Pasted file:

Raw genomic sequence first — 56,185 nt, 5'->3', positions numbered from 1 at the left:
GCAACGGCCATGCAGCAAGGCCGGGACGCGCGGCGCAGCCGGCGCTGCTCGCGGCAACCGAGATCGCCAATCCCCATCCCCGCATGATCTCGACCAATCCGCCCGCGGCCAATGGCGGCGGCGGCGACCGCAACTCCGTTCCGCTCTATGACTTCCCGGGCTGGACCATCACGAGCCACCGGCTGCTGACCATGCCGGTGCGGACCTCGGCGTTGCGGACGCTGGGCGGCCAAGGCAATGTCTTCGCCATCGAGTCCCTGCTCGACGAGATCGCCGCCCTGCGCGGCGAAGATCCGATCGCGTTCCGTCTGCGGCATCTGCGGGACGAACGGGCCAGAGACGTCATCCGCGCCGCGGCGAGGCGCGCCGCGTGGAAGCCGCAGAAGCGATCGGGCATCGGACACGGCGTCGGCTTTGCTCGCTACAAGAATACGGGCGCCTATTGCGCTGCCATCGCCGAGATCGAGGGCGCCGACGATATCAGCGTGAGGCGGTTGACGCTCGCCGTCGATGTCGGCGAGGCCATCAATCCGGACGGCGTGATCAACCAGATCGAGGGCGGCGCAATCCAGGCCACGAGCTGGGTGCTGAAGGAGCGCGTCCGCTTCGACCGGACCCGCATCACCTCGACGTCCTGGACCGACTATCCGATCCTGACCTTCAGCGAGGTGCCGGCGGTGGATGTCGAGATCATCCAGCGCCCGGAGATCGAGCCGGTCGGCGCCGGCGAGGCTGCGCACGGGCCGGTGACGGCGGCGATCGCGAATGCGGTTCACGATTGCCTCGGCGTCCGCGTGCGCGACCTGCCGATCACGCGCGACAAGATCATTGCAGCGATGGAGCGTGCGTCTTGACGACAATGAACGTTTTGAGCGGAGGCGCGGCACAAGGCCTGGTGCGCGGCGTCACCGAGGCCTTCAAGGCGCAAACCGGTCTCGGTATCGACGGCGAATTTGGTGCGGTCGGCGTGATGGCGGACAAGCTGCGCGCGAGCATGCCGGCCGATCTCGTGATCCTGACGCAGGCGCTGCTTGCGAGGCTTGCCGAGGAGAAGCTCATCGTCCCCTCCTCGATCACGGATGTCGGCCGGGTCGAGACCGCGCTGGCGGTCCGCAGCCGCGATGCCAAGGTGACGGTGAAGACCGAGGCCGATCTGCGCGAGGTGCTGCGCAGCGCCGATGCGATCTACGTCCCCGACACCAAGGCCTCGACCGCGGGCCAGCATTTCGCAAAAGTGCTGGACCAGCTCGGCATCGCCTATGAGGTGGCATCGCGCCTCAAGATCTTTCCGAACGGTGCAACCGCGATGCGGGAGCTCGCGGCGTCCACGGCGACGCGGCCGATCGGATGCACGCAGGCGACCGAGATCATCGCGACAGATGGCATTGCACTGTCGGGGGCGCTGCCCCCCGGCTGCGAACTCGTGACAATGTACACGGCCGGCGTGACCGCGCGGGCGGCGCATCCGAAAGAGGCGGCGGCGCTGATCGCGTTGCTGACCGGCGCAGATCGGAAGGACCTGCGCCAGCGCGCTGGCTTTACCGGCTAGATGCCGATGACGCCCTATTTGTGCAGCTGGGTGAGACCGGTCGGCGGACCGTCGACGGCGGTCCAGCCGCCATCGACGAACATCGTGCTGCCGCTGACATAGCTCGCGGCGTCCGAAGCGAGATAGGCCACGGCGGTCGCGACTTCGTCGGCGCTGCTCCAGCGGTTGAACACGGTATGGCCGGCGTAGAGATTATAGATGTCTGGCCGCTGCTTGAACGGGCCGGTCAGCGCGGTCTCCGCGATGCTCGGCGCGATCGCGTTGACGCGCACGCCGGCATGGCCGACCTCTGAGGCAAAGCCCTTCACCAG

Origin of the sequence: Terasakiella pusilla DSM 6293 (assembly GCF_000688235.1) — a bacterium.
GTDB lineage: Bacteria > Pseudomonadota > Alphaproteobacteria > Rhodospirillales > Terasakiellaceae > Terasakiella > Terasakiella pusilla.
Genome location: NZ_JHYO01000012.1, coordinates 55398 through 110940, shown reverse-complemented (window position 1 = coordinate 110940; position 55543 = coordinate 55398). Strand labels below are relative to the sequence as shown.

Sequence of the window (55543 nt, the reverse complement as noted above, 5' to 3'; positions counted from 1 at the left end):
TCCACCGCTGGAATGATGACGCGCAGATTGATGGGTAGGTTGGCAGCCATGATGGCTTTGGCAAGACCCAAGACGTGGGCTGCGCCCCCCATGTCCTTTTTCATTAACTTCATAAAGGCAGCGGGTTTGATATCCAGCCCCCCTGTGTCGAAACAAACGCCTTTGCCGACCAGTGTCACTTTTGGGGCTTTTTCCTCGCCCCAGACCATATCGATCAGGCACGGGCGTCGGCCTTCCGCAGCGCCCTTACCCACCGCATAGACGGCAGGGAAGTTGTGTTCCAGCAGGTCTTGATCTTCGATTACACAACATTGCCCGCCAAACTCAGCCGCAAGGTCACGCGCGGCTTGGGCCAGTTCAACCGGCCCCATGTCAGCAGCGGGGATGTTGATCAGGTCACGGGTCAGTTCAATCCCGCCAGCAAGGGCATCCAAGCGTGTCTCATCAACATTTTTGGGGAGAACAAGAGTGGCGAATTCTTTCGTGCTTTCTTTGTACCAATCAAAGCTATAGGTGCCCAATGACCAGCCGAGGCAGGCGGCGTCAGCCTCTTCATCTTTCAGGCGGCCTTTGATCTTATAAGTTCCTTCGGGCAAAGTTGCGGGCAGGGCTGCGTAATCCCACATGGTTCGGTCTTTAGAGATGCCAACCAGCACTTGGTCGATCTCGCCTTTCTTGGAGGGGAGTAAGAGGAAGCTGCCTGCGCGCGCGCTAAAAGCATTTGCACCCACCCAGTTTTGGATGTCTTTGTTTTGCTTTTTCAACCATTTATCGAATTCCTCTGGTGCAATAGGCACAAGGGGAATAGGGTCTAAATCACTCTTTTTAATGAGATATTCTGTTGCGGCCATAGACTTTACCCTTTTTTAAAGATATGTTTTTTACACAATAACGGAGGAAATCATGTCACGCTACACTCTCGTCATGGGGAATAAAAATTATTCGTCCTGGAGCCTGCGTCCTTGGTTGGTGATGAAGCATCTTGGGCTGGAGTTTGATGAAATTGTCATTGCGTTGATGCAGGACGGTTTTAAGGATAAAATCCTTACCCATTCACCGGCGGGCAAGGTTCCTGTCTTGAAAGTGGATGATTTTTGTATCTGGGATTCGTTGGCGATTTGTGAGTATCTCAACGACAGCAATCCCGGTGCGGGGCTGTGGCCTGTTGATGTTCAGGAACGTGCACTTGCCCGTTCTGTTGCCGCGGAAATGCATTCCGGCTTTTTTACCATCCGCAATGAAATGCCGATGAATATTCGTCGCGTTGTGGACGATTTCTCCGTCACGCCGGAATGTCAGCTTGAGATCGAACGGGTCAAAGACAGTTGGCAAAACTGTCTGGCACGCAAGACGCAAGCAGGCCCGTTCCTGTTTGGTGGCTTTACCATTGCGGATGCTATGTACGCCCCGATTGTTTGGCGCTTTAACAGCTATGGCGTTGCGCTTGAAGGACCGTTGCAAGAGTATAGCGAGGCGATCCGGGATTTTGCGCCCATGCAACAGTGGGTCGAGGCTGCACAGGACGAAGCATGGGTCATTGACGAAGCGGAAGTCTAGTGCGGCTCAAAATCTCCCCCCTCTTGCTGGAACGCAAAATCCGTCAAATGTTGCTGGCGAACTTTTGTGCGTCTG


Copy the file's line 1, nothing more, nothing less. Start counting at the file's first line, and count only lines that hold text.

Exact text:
Raw genomic sequence first — 56,185 nt, 5'->3', positions numbered from 1 at the left: